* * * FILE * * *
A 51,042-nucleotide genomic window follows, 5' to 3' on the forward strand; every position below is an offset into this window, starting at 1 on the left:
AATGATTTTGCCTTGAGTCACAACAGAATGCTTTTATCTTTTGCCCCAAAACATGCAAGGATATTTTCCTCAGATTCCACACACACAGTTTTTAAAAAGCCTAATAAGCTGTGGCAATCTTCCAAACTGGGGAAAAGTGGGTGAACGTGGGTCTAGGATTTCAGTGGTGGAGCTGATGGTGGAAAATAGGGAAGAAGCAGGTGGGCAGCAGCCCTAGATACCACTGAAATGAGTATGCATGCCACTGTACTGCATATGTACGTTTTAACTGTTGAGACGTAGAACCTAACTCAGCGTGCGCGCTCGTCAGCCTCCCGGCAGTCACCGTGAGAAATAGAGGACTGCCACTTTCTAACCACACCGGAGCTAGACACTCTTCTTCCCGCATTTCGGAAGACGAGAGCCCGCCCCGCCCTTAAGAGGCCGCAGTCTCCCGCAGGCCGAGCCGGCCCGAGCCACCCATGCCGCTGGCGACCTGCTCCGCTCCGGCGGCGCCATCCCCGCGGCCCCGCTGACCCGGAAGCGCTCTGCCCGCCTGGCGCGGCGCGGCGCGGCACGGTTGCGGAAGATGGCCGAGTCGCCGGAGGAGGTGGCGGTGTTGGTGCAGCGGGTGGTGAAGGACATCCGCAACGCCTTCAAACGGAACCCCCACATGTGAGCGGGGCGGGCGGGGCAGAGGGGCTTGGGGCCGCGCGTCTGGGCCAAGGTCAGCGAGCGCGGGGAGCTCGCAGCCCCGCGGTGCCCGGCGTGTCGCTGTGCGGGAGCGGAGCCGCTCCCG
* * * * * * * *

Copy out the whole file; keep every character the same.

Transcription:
A 51,042-nucleotide genomic window follows, 5' to 3' on the forward strand; every position below is an offset into this window, starting at 1 on the left:
AATGATTTTGCCTTGAGTCACAACAGAATGCTTTTATCTTTTGCCCCAAAACATGCAAGGATATTTTCCTCAGATTCCACACACACAGTTTTTAAAAAGCCTAATAAGCTGTGGCAATCTTCCAAACTGGGGAAAAGTGGGTGAACGTGGGTCTAGGATTTCAGTGGTGGAGCTGATGGTGGAAAATAGGGAAGAAGCAGGTGGGCAGCAGCCCTAGATACCACTGAAATGAGTATGCATGCCACTGTACTGCATATGTACGTTTTAACTGTTGAGACGTAGAACCTAACTCAGCGTGCGCGCTCGTCAGCCTCCCGGCAGTCACCGTGAGAAATAGAGGACTGCCACTTTCTAACCACACCGGAGCTAGACACTCTTCTTCCCGCATTTCGGAAGACGAGAGCCCGCCCCGCCCTTAAGAGGCCGCAGTCTCCCGCAGGCCGAGCCGGCCCGAGCCACCCATGCCGCTGGCGACCTGCTCCGCTCCGGCGGCGCCATCCCCGCGGCCCCGCTGACCCGGAAGCGCTCTGCCCGCCTGGCGCGGCGCGGCGCGGCACGGTTGCGGAAGATGGCCGAGTCGCCGGAGGAGGTGGCGGTGTTGGTGCAGCGGGTGGTGAAGGACATCCGCAACGCCTTCAAACGGAACCCCCACATGTGAGCGGGGCGGGCGGGGCAGAGGGGCTTGGGGCCGCGCGTCTGGGCCAAGGTCAGCGAGCGCGGGGAGCTCGCAGCCCCGCGGTGCCCGGCGTGTCGCTGTGCGGGAGCGGAGCCGCTCCCG